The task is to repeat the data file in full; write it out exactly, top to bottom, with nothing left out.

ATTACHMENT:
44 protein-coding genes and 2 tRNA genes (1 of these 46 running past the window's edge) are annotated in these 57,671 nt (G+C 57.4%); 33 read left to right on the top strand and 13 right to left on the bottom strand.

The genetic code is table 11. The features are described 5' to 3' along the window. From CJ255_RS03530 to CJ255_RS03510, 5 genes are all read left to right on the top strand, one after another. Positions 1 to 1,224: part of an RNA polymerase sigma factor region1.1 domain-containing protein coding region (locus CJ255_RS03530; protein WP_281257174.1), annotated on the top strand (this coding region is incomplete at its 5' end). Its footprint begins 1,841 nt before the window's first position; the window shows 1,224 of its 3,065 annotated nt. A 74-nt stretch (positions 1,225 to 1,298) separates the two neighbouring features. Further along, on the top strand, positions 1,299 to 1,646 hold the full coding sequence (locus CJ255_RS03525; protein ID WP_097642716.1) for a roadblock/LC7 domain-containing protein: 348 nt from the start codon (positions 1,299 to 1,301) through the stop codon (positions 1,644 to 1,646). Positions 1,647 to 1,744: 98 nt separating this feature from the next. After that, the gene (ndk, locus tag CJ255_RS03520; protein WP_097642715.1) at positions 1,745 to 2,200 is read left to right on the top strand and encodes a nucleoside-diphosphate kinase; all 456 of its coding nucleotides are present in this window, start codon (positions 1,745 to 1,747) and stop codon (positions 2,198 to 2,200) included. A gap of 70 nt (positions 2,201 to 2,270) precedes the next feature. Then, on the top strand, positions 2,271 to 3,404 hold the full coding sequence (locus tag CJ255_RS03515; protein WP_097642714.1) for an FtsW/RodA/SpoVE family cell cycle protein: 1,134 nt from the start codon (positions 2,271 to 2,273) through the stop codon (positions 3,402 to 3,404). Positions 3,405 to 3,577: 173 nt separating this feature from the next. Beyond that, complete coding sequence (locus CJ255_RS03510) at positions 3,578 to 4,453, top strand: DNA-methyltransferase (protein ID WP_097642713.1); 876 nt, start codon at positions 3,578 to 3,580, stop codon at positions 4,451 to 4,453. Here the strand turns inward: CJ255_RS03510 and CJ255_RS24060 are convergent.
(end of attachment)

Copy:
44 protein-coding genes and 2 tRNA genes (1 of these 46 running past the window's edge) are annotated in these 57,671 nt (G+C 57.4%); 33 read left to right on the top strand and 13 right to left on the bottom strand.

The genetic code is table 11. The features are described 5' to 3' along the window. From CJ255_RS03530 to CJ255_RS03510, 5 genes are all read left to right on the top strand, one after another. Positions 1 to 1,224: part of an RNA polymerase sigma factor region1.1 domain-containing protein coding region (locus CJ255_RS03530; protein WP_281257174.1), annotated on the top strand (this coding region is incomplete at its 5' end). Its footprint begins 1,841 nt before the window's first position; the window shows 1,224 of its 3,065 annotated nt. A 74-nt stretch (positions 1,225 to 1,298) separates the two neighbouring features. Further along, on the top strand, positions 1,299 to 1,646 hold the full coding sequence (locus CJ255_RS03525; protein ID WP_097642716.1) for a roadblock/LC7 domain-containing protein: 348 nt from the start codon (positions 1,299 to 1,301) through the stop codon (positions 1,644 to 1,646). Positions 1,647 to 1,744: 98 nt separating this feature from the next. After that, the gene (ndk, locus tag CJ255_RS03520; protein WP_097642715.1) at positions 1,745 to 2,200 is read left to right on the top strand and encodes a nucleoside-diphosphate kinase; all 456 of its coding nucleotides are present in this window, start codon (positions 1,745 to 1,747) and stop codon (positions 2,198 to 2,200) included. A gap of 70 nt (positions 2,201 to 2,270) precedes the next feature. Then, on the top strand, positions 2,271 to 3,404 hold the full coding sequence (locus tag CJ255_RS03515; protein WP_097642714.1) for an FtsW/RodA/SpoVE family cell cycle protein: 1,134 nt from the start codon (positions 2,271 to 2,273) through the stop codon (positions 3,402 to 3,404). Positions 3,405 to 3,577: 173 nt separating this feature from the next. Beyond that, complete coding sequence (locus CJ255_RS03510) at positions 3,578 to 4,453, top strand: DNA-methyltransferase (protein ID WP_097642713.1); 876 nt, start codon at positions 3,578 to 3,580, stop codon at positions 4,451 to 4,453. Here the strand turns inward: CJ255_RS03510 and CJ255_RS24060 are convergent.